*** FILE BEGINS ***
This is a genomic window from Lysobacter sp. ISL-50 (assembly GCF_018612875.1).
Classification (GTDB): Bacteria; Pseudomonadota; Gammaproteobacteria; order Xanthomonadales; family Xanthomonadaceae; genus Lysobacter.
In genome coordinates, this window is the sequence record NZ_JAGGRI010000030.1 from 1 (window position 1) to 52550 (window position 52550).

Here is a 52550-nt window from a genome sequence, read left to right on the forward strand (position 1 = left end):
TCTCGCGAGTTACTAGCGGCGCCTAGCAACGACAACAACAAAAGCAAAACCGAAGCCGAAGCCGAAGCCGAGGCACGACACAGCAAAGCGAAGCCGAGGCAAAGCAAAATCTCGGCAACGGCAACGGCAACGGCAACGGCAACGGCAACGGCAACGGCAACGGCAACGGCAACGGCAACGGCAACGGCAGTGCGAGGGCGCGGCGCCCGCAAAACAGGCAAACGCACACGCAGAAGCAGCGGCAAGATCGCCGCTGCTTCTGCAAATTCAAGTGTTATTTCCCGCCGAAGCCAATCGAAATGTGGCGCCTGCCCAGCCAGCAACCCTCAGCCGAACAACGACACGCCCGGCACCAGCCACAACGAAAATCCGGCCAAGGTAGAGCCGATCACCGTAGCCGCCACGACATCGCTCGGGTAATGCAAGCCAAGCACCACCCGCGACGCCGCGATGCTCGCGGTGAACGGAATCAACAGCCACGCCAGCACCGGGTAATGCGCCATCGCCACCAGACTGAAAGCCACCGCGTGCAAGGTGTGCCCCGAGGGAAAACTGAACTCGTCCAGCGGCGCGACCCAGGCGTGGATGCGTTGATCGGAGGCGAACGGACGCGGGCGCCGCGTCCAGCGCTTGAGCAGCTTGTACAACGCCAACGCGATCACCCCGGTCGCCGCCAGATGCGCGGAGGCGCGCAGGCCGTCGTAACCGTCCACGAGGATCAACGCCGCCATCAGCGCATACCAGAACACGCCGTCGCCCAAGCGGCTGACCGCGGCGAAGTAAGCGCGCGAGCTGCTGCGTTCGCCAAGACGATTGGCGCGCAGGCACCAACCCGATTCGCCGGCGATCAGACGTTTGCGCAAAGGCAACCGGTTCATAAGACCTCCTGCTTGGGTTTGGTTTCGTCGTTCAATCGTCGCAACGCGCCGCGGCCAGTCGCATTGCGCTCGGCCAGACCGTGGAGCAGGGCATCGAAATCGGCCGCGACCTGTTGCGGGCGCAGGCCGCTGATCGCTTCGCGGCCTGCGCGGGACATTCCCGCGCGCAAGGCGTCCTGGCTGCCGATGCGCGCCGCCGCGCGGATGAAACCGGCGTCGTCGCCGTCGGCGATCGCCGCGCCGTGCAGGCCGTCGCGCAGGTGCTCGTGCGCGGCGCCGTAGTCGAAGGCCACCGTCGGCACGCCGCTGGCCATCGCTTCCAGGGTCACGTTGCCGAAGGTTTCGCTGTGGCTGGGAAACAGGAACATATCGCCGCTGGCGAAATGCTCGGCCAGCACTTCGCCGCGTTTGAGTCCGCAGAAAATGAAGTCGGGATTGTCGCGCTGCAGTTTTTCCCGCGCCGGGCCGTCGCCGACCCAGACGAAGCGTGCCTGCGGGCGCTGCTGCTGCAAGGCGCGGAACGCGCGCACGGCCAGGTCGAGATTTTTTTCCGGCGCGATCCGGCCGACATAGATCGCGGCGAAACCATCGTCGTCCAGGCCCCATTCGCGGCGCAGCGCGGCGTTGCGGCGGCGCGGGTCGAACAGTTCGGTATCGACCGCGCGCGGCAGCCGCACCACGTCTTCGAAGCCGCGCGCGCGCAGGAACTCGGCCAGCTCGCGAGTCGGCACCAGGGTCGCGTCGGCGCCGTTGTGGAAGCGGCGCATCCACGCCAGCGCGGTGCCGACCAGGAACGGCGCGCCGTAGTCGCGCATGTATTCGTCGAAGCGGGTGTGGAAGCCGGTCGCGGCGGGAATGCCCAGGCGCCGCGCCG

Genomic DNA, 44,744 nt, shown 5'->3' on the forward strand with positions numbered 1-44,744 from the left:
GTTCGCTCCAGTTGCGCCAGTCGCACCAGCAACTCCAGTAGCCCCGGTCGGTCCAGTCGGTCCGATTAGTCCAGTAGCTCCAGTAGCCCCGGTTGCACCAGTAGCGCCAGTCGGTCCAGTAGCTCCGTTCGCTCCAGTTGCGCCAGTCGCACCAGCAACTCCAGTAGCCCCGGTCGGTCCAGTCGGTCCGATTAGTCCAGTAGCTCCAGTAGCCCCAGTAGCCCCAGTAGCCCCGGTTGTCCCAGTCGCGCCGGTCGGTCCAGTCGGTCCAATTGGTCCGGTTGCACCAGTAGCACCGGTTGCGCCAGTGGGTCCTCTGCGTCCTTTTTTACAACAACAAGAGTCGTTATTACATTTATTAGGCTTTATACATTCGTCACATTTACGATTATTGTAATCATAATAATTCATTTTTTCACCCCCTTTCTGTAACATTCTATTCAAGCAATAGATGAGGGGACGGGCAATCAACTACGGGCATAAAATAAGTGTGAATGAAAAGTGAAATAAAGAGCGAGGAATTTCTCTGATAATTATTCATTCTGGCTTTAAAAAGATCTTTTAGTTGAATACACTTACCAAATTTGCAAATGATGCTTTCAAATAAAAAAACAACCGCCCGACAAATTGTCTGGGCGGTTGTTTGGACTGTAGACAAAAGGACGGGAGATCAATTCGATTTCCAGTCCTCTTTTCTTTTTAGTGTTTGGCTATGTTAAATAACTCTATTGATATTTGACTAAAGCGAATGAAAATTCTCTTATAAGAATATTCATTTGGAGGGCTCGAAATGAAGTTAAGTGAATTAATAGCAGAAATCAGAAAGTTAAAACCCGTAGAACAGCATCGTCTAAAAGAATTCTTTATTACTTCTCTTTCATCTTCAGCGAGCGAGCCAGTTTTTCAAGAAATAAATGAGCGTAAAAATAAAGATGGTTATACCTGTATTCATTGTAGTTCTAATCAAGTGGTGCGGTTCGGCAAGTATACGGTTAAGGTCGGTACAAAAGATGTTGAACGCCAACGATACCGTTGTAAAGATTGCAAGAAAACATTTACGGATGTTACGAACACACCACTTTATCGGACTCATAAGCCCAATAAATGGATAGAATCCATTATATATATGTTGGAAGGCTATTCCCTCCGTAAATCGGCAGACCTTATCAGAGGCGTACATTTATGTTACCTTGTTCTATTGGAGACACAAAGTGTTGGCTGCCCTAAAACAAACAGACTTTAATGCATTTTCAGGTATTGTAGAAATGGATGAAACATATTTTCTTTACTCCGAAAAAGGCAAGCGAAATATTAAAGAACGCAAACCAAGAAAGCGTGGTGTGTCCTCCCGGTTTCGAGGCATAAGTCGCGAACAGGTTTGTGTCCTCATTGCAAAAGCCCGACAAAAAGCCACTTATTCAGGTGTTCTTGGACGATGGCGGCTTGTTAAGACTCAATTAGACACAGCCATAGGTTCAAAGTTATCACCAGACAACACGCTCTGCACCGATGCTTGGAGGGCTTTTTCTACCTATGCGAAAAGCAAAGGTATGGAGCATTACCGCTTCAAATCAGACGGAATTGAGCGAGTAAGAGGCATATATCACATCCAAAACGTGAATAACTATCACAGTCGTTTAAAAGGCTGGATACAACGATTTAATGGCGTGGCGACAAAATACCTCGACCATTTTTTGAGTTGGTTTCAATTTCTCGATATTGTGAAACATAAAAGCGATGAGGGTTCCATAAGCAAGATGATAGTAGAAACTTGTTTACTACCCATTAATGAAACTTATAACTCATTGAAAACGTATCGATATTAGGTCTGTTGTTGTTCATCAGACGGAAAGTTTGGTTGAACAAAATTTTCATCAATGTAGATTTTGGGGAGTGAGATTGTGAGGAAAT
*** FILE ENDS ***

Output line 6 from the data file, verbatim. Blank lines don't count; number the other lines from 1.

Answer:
Genomic DNA, 44,744 nt, shown 5'->3' on the forward strand with positions numbered 1-44,744 from the left: